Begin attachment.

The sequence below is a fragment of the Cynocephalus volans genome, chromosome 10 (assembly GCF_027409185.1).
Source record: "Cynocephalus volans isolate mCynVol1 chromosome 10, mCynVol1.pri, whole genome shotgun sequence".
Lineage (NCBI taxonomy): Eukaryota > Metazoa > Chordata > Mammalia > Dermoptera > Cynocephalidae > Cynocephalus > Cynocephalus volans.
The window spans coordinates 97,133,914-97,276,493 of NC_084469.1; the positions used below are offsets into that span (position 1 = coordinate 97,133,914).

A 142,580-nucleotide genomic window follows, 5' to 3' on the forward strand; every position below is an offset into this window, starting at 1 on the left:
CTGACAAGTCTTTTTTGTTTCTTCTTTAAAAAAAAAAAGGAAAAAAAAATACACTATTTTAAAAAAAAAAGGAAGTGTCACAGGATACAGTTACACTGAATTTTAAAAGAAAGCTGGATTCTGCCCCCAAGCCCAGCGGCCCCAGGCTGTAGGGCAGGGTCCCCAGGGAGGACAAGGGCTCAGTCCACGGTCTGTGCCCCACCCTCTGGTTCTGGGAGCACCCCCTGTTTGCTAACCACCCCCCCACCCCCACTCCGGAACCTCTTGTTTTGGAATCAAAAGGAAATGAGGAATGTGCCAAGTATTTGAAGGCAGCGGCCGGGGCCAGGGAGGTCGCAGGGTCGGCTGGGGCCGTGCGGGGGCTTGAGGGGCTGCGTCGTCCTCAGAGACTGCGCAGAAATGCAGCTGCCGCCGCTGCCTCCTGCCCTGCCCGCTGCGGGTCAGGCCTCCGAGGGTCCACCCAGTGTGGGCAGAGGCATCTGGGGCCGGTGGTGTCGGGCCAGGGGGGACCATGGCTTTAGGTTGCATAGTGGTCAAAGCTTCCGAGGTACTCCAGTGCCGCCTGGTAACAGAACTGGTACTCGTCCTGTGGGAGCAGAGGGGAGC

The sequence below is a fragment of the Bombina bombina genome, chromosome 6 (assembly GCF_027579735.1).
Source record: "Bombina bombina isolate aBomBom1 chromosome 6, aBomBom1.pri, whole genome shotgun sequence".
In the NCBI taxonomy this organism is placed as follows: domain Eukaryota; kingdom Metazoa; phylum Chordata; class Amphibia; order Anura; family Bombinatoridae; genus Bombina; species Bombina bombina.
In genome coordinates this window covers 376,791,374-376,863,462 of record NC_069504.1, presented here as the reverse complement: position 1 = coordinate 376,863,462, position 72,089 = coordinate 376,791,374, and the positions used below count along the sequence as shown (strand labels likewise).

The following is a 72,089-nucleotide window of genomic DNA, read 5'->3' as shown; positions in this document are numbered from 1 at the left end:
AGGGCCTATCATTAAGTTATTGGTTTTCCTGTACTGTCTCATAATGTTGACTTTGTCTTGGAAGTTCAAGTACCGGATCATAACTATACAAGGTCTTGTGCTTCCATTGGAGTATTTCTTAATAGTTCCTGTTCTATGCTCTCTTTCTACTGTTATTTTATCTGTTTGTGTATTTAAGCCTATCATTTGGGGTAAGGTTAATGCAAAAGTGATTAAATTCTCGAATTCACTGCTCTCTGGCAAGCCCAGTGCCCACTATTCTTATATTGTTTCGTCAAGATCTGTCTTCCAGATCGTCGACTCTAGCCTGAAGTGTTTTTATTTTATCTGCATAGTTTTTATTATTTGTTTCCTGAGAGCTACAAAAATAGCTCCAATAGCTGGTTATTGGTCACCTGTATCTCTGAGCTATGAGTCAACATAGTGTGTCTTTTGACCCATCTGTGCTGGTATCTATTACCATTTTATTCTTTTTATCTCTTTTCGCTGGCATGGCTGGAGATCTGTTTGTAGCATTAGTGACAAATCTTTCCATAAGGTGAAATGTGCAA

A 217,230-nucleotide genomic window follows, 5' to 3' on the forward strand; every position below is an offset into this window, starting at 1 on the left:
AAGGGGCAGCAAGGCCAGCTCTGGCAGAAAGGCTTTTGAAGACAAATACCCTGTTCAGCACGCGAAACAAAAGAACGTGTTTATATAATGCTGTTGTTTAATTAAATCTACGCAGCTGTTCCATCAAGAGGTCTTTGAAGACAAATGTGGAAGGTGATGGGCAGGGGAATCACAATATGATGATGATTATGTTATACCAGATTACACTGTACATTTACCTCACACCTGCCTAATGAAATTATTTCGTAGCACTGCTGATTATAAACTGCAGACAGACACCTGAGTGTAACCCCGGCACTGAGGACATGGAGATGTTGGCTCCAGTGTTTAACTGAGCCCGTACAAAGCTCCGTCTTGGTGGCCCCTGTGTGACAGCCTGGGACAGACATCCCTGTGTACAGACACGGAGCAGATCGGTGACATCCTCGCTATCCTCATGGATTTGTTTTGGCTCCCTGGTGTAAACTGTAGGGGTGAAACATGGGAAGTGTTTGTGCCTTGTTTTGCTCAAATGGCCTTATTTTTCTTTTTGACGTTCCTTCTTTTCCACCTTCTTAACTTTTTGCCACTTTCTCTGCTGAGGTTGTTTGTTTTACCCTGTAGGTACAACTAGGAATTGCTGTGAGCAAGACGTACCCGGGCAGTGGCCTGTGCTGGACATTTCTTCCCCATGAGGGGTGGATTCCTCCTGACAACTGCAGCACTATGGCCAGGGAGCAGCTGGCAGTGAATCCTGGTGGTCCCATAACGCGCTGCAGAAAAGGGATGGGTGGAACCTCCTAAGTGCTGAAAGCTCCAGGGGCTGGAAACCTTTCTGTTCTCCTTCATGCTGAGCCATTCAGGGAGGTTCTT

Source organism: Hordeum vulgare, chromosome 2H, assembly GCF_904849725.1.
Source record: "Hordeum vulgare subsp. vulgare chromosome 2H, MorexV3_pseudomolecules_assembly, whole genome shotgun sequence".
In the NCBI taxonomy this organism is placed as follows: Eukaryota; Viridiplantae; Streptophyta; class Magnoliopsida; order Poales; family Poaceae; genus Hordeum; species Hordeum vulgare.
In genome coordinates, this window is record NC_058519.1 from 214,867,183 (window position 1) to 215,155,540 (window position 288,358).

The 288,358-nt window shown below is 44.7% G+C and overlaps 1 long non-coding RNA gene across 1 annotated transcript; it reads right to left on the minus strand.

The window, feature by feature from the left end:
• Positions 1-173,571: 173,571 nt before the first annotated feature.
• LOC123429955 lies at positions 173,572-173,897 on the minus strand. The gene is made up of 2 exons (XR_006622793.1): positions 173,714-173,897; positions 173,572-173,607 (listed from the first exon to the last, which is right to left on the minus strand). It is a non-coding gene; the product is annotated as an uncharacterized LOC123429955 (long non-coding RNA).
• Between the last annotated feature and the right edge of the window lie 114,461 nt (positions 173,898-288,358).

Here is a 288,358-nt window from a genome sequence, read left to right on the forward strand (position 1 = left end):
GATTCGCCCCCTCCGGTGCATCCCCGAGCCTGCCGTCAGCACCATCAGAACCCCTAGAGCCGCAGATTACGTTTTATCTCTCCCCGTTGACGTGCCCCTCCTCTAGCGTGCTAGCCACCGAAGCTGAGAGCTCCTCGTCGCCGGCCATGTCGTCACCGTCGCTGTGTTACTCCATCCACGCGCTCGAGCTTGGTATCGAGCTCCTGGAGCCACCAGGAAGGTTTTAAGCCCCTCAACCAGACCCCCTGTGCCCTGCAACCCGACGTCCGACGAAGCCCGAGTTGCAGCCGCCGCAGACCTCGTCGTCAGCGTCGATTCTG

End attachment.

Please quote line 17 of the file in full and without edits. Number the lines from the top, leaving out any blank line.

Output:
In the NCBI taxonomy this organism is placed as follows: Eukaryota; Viridiplantae; Streptophyta; class Magnoliopsida; order Poales; family Poaceae; genus Hordeum; species Hordeum vulgare.